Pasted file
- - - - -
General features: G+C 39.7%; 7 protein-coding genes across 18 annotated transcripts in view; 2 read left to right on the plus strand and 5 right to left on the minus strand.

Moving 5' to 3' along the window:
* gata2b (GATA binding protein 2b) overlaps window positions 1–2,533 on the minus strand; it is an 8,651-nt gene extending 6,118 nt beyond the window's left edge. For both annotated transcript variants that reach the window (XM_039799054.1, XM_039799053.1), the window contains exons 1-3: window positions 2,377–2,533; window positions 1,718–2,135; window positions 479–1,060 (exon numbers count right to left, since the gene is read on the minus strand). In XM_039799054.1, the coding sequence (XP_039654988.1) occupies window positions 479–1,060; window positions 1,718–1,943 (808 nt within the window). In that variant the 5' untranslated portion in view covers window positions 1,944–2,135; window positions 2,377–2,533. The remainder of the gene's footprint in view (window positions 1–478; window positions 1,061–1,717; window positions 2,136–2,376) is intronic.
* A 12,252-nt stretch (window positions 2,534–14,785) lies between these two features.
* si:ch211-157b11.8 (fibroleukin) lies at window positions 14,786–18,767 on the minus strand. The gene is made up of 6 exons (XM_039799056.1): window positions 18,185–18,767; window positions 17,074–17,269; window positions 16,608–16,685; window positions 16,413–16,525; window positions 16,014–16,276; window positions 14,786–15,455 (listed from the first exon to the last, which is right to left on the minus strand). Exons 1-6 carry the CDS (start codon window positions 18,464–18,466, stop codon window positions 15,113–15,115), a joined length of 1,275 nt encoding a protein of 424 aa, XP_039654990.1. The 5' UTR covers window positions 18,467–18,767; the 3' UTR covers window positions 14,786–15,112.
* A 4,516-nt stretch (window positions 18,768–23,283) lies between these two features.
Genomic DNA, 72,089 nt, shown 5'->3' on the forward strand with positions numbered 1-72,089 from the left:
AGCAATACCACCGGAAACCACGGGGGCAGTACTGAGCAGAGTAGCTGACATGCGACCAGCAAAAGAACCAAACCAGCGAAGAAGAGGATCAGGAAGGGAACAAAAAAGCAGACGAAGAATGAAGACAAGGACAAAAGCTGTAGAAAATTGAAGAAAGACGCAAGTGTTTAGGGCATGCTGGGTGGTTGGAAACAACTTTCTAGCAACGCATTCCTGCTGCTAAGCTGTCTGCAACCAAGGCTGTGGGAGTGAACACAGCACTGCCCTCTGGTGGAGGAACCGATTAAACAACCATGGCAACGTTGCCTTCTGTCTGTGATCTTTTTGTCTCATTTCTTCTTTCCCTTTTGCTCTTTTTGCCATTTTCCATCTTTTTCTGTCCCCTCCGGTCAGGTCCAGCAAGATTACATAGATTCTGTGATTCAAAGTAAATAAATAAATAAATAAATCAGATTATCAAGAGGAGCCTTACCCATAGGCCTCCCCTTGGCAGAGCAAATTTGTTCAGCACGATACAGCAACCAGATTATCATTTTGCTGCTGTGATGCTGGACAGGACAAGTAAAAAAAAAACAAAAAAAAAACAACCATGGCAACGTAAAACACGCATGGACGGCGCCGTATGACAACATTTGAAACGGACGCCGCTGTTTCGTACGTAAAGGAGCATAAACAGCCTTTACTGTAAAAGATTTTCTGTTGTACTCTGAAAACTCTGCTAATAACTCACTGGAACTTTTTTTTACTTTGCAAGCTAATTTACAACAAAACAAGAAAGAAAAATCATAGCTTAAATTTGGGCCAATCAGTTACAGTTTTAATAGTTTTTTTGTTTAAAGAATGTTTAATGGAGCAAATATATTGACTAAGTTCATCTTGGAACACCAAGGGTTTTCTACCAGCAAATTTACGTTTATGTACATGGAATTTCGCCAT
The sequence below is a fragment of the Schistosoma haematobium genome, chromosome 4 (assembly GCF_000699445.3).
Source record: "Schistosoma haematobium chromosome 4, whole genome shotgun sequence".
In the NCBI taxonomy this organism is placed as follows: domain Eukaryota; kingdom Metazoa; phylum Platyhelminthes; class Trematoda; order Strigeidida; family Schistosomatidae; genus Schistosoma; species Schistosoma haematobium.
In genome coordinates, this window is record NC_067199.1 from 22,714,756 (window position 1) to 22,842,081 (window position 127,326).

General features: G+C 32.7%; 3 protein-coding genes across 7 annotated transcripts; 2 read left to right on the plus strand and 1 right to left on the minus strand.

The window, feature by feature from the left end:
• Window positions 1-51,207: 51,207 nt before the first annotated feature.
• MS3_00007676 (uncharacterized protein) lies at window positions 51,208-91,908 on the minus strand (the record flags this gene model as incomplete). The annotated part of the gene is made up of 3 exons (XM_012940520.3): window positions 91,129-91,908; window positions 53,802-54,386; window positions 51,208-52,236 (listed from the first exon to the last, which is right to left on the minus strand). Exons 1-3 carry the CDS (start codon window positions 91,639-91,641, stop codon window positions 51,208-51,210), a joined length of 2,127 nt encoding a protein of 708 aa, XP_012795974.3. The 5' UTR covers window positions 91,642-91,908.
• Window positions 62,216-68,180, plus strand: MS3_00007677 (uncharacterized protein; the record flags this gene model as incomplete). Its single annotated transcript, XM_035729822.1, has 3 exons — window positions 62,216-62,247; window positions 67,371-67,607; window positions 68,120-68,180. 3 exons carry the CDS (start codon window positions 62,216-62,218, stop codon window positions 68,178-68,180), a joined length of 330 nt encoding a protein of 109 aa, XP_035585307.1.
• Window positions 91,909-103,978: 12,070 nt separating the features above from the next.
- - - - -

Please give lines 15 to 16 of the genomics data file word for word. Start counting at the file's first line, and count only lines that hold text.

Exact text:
• Window positions 1-51,207: 51,207 nt before the first annotated feature.
• MS3_00007676 (uncharacterized protein) lies at window positions 51,208-91,908 on the minus strand (the record flags this gene model as incomplete). The annotated part of the gene is made up of 3 exons (XM_012940520.3): window positions 91,129-91,908; window positions 53,802-54,386; window positions 51,208-52,236 (listed from the first exon to the last, which is right to left on the minus strand). Exons 1-3 carry the CDS (start codon window positions 91,639-91,641, stop codon window positions 51,208-51,210), a joined length of 2,127 nt encoding a protein of 708 aa, XP_012795974.3. The 5' UTR covers window positions 91,642-91,908.